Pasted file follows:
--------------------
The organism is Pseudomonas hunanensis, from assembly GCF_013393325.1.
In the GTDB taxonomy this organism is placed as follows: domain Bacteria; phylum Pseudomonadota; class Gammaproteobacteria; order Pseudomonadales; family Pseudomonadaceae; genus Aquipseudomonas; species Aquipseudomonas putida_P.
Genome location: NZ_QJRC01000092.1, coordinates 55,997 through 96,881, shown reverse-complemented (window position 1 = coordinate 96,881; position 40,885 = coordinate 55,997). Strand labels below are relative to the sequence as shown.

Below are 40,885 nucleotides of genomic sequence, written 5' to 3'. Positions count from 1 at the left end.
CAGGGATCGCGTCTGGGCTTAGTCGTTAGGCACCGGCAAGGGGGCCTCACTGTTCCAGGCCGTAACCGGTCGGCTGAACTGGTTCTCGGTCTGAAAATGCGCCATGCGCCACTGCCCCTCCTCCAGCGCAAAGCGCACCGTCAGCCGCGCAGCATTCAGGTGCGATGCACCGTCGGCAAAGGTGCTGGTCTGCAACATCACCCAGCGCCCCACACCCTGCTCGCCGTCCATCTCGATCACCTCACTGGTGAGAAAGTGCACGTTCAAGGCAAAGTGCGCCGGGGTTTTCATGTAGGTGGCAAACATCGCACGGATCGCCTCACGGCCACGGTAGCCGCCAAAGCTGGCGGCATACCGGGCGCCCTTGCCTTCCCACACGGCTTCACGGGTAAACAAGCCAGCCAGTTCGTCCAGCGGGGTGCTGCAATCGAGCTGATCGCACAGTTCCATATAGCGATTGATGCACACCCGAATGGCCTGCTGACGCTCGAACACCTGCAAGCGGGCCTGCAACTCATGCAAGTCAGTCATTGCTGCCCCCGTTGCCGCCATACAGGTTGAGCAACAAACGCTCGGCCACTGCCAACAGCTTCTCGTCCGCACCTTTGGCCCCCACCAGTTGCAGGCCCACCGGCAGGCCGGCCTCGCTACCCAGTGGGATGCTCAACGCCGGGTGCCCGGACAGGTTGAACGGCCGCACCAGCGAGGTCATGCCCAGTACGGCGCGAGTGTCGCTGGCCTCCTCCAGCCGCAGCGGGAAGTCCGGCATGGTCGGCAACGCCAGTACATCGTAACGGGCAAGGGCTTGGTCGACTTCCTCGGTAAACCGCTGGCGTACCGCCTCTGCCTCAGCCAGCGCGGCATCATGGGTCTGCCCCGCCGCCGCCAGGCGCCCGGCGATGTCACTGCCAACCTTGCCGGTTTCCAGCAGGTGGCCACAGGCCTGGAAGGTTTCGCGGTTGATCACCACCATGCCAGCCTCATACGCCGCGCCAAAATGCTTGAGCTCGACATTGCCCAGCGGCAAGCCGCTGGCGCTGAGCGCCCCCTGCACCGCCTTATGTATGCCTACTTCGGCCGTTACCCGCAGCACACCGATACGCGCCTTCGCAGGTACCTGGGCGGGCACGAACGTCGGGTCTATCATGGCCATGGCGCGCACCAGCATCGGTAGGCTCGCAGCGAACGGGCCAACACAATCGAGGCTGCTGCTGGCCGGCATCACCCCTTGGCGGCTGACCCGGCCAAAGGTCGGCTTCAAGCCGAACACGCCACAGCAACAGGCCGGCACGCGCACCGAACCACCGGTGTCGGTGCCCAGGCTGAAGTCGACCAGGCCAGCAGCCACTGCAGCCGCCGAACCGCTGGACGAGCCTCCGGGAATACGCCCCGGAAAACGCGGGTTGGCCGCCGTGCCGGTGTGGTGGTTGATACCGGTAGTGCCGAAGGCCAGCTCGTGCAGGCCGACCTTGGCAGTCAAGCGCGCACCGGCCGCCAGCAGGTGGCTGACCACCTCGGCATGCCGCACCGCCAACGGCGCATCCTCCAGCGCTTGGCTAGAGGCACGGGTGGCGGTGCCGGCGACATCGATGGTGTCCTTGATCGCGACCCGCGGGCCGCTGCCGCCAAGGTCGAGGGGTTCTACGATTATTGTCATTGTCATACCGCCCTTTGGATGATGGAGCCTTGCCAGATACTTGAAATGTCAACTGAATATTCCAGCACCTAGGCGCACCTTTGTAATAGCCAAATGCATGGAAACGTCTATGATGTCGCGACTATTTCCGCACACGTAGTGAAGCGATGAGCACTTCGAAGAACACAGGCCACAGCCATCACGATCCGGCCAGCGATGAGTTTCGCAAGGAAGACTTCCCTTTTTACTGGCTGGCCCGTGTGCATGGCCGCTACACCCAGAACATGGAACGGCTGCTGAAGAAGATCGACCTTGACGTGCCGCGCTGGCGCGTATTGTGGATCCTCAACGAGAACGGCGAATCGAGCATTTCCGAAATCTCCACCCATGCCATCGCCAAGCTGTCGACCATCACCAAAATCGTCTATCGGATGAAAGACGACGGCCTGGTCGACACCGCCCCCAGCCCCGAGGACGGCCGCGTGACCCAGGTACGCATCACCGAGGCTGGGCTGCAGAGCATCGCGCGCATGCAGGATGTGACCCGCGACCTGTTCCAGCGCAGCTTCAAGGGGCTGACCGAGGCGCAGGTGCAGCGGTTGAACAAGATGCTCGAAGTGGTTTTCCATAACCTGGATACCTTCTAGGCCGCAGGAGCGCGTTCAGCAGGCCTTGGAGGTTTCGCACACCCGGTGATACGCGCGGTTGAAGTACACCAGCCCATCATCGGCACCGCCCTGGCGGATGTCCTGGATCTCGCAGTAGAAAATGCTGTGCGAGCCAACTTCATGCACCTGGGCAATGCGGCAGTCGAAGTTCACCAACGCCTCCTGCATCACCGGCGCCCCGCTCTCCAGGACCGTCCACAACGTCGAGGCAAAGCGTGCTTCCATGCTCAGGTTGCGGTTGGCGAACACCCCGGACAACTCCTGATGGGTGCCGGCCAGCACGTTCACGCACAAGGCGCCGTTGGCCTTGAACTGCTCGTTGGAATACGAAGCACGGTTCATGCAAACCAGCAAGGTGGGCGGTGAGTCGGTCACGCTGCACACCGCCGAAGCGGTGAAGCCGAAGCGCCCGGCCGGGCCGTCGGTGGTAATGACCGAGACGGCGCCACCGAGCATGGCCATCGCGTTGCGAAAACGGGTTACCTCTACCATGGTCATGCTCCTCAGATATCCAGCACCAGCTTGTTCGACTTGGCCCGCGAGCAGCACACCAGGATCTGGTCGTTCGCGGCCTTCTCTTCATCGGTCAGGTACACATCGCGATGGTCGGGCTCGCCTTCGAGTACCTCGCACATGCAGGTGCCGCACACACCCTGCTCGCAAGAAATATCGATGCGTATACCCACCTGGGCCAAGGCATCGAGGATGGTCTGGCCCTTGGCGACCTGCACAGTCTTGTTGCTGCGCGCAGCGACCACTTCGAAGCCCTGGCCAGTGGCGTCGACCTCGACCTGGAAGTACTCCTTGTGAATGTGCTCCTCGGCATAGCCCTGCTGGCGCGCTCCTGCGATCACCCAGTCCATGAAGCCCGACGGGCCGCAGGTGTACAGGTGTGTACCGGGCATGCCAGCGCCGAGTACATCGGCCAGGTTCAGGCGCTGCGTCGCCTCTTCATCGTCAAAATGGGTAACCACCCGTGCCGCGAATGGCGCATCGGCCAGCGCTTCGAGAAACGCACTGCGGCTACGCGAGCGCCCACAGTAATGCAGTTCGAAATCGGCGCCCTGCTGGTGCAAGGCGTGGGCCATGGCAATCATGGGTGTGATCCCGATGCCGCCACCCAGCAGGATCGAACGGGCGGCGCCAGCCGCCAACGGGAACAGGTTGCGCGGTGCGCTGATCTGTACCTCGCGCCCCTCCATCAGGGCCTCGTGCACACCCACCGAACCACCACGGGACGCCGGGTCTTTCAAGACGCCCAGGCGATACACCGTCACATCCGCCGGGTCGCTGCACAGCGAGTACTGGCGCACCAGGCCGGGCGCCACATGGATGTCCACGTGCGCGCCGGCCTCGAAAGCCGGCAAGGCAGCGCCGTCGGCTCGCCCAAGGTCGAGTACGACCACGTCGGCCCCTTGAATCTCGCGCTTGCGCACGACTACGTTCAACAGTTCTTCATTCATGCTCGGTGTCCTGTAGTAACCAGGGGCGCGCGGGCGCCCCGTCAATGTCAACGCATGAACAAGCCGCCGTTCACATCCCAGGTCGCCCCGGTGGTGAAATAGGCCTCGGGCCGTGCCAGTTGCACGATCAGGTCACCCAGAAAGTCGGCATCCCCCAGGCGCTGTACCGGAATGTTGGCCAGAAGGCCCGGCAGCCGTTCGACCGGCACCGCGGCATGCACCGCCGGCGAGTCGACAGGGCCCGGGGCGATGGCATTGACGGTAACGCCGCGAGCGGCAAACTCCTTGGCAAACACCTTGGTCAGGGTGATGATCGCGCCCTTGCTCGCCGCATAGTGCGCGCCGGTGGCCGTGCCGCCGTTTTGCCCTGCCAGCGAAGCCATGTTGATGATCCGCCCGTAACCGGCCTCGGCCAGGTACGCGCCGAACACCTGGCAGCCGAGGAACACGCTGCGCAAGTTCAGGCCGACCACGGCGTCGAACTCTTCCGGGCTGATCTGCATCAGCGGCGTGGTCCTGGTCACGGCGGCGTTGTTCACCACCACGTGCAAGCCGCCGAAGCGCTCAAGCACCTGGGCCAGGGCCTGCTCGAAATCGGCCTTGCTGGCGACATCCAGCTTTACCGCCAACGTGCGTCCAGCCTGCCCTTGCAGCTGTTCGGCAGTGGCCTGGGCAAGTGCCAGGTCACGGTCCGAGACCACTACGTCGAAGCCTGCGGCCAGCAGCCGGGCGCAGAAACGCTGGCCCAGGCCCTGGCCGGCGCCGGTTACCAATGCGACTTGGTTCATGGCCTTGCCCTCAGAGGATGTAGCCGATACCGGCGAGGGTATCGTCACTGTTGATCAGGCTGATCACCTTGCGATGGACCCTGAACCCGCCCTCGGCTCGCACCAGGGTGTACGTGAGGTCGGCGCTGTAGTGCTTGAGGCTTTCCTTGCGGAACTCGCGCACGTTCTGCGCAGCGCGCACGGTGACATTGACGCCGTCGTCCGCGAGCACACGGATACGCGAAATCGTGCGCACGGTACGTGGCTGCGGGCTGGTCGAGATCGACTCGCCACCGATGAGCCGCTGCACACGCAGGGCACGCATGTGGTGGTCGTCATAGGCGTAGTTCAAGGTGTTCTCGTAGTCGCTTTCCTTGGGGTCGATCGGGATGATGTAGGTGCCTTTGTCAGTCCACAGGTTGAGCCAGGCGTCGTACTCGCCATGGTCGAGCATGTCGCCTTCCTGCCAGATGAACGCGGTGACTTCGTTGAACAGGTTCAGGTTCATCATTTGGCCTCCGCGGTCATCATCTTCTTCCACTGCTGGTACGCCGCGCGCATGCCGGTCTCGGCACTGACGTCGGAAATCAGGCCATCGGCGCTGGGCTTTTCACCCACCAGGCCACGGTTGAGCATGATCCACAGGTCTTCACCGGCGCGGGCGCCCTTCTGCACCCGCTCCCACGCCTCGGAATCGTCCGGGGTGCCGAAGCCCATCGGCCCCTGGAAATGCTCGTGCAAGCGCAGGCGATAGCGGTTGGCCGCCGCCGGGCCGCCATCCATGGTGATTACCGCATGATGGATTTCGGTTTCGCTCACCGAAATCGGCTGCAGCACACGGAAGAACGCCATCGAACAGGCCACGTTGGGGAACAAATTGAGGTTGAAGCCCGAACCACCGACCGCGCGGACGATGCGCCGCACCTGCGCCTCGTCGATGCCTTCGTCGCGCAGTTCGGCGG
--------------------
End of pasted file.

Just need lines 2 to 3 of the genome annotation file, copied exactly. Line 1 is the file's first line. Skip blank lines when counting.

In the GTDB taxonomy this organism is placed as follows: domain Bacteria; phylum Pseudomonadota; class Gammaproteobacteria; order Pseudomonadales; family Pseudomonadaceae; genus Aquipseudomonas; species Aquipseudomonas putida_P.
Genome location: NZ_QJRC01000092.1, coordinates 55,997 through 96,881, shown reverse-complemented (window position 1 = coordinate 96,881; position 40,885 = coordinate 55,997). Strand labels below are relative to the sequence as shown.